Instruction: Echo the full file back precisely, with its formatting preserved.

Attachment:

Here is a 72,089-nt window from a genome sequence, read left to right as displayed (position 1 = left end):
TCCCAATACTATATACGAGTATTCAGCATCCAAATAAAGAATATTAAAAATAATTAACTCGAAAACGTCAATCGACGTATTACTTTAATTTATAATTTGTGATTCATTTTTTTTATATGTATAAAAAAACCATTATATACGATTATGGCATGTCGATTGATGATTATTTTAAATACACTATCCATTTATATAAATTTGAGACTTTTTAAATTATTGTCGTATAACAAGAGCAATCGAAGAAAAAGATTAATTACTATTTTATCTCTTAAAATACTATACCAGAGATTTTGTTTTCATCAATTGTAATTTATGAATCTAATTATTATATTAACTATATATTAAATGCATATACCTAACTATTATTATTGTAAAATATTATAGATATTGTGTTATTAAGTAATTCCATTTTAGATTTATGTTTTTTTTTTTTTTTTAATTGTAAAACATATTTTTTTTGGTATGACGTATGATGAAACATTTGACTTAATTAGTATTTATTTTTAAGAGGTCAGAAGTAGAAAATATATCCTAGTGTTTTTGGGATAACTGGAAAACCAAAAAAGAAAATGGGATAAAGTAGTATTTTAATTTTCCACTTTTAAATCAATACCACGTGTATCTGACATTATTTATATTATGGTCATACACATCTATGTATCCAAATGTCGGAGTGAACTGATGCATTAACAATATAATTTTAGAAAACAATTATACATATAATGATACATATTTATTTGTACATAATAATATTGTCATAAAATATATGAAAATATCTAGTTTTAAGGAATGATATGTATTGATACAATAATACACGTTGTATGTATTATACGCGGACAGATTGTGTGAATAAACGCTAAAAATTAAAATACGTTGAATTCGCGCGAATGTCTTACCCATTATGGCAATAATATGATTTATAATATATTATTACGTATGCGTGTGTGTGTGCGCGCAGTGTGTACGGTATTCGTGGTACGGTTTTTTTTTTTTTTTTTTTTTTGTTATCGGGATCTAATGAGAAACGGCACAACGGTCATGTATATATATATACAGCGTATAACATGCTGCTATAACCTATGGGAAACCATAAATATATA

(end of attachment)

Here is a 72,089-nt window from a genome sequence, read left to right as displayed (position 1 = left end):
TCCCAATACTATATACGAGTATTCAGCATCCAAATAAAGAATATTAAAAATAATTAACTCGAAAACGTCAATCGACGTATTACTTTAATTTATAATTTGTGATTCATTTTTTTTATATGTATAAAAAAACCATTATATACGATTATGGCATGTCGATTGATGATTATTTTAAATACACTATCCATTTATATAAATTTGAGACTTTTTAAATTATTGTCGTATAACAAGAGCAATCGAAGAAAAAGATTAATTACTATTTTATCTCTTAAAATACTATACCAGAGATTTTGTTTTCATCAATTGTAATTTATGAATCTAATTATTATATTAACTATATATTAAATGCATATACCTAACTATTATTATTGTAAAATATTATAGATATTGTGTTATTAAGTAATTCCATTTTAGATTTATGTTTTTTTTTTTTTTTTAATTGTAAAACATATTTTTTTTGGTATGACGTATGATGAAACATTTGACTTAATTAGTATTTATTTTTAAGAGGTCAGAAGTAGAAAATATATCCTAGTGTTTTTGGGATAACTGGAAAACCAAAAAAGAAAATGGGATAAAGTAGTATTTTAATTTTCCACTTTTAAATCAATACCACGTGTATCTGACATTATTTATATTATGGTCATACACATCTATGTATCCAAATGTCGGAGTGAACTGATGCATTAACAATATAATTTTAGAAAACAATTATACATATAATGATACATATTTATTTGTACATAATAATATTGTCATAAAATATATGAAAATATCTAGTTTTAAGGAATGATATGTATTGATACAATAATACACGTTGTATGTATTATACGCGGACAGATTGTGTGAATAAACGCTAAAAATTAAAATACGTTGAATTCGCGCGAATGTCTTACCCATTATGGCAATAATATGATTTATAATATATTATTACGTATGCGTGTGTGTGTGCGCGCAGTGTGTACGGTATTCGTGGTACGGTTTTTTTTTTTTTTTTTTTTTTGTTATCGGGATCTAATGAGAAACGGCACAACGGTCATGTATATATATATACAGCGTATAACATGCTGCTATAACCTATGGGAAACCATAAATATATA